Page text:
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Old June 20th, 2013 (5:54 PM). Edited June 20th, 2013 by Kanzler.
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Kanzler Kanzler is offline
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A panel of scientists and legal experts appointed by the government has drawn up a recommendation that will form the basis of new guidelines for Japan's world-leading embryonic research.

There is widespread support in Japan for research that has raised red flags in other countries. Scientists plan to introduce a human stem cell into the embryo of an animal – most likely a pig – to create what is termed a "chimeric embryo" that can be implanted into an animal's womb.

That will then grow into a perfect human organ, a kidney or even a heart, as the host animal matures.

When the adult creature is slaughtered, the organ will then be harvested and transplanted into a human with a malfunctioning organ.

"This recommendation is a very important step forward and one that has taken us three years to achieve," Professor Hiromitsu Nakauchi, head of the centre for stem cell biology and regenerative medicine at the University of Tokyo, told The Daily Telegraph.

Prof Nakauchi's team have already succeeded in injecting stem cells from rats into the embryos of mice that had been genetically altered.

"We can apply the same principles to human stem cells and pigs, although the guidelines have not permitted us to do this yet," he said.

At present, the Japanese guidelines permit scientists to develop chimeric embryos in laboratory conditions for a maximum of 14 days, but the next stage in the process – the embryos being implanted into an animal's womb – is prohibited.

As soon as government officials agree on the details of the revised guidelines – a process that is expected to take 12 months – Prof Nakauchi believes the first pig carrying a human organ can be produced "quite quickly, because the technique has been established already."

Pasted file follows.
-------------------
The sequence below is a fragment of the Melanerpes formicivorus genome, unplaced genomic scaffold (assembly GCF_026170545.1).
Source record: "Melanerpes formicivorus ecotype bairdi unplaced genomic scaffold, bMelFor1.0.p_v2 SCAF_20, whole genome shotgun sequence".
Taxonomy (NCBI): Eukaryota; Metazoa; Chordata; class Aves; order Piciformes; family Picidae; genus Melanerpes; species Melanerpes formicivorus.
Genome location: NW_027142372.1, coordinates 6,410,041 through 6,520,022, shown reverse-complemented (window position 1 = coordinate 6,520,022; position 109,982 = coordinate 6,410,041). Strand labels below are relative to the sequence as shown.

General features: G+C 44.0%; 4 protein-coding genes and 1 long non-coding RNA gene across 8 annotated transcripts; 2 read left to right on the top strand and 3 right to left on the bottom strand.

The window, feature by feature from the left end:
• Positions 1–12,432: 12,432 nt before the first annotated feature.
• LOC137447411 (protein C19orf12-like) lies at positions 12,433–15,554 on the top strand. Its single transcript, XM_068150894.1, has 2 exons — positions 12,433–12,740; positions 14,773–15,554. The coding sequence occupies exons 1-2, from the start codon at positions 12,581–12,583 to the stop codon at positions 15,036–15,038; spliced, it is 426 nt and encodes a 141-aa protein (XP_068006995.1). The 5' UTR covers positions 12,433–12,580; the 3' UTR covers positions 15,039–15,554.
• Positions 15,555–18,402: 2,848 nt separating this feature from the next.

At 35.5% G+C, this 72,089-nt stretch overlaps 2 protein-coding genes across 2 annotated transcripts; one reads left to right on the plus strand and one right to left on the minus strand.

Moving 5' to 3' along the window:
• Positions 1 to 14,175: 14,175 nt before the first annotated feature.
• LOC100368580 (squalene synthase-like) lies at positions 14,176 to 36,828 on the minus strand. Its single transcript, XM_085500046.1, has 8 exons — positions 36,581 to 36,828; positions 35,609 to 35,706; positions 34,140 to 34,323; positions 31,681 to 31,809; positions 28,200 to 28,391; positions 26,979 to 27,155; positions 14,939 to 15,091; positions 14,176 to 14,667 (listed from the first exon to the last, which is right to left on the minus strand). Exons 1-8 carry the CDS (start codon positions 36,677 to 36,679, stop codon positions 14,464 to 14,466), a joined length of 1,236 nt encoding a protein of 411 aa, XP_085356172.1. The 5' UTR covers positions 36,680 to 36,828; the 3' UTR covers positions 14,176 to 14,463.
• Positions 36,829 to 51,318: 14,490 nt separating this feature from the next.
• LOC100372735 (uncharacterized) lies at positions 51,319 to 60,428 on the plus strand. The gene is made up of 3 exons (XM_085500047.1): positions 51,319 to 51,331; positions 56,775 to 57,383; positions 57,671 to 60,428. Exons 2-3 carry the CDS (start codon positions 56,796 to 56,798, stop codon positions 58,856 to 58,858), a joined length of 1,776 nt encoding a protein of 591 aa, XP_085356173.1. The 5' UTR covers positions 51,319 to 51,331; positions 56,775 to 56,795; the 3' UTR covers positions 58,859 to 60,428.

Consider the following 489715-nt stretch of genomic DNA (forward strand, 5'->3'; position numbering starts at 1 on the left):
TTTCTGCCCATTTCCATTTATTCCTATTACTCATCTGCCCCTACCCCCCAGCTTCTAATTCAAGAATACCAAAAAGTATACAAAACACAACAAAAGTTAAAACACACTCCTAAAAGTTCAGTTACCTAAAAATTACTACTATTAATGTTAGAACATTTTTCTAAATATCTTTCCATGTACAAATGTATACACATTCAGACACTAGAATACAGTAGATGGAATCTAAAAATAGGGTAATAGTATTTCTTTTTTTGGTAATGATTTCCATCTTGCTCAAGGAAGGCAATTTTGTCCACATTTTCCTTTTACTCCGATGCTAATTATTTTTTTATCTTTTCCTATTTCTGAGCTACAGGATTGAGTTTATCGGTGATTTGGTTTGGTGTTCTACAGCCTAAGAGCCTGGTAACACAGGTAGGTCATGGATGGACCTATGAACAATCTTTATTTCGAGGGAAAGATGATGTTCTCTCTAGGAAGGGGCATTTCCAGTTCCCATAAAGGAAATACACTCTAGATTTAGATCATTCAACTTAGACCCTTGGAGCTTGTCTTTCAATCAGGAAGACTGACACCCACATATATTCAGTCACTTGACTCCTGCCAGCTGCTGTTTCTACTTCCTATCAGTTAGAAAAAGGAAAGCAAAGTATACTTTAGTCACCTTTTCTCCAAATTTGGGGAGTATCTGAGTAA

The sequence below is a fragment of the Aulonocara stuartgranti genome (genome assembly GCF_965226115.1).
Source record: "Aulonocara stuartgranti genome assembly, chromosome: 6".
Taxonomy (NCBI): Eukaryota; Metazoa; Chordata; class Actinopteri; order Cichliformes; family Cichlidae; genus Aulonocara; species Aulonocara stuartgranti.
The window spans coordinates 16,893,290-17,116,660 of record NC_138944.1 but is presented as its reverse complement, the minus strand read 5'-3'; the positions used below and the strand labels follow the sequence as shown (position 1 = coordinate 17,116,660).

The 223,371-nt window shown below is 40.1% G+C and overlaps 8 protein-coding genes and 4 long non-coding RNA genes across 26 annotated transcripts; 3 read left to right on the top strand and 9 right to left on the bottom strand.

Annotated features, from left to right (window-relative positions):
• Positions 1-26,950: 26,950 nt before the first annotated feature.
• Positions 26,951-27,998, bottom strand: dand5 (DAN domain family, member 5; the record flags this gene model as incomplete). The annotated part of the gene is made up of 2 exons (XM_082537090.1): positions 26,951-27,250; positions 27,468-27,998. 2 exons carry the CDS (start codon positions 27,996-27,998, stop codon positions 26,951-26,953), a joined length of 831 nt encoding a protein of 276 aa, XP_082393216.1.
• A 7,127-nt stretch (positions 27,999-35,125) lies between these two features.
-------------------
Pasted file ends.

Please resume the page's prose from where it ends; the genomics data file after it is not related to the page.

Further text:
The scientists plan to initially breed a pig with a human pancreas as it is a relatively easy organ to create, Prof. Nakauchi said, and perfecting the technique will bring relief to millions of people with diabetes.

Creating kidneys and a human heart will be far more complicated, he said, but are feasible. He suggested that practical use for the organs may be as little as five years away.

Eventually, he hopes to be able to have numerous human organs within each donor animal that can be harvested all at the same time.
Looks like it's finally happening, folks. This issue is multifaceted and I will try to bring a number of themes to light:

1) What do you think about creating a human-animal chimera? Is this breaking the "barriers" of nature? Or is the only barrier what human ingenuity cannot accomplish?

2) I don't think this technique will be extended to humans, for obvious reasons. I can put that previous statement this way: these animals are being used quite simply because they are animals. Is this a step up from what we're used to in terms of using animals as resources? Would it make a difference if you harvested both the meat and the organs? Are animals more than things and are they being commodified too far? Does the need for organ transplants outweigh the ethics of using animals to harvest organs?

3) The United States is one of the most technologically advanced countries in the world - much of the high tech innovation going on still occurs there. This is no doubt on the cutting edge of the life sciences. Do you think such advances would be possible in the United States? Do the current political and social climate inhibit scientific development from occurring? If so, is this something worth changing?

I remember the thread about duck-chicken chimeras, and this is along the same vein, but at the same time quite different. Happy discussing!
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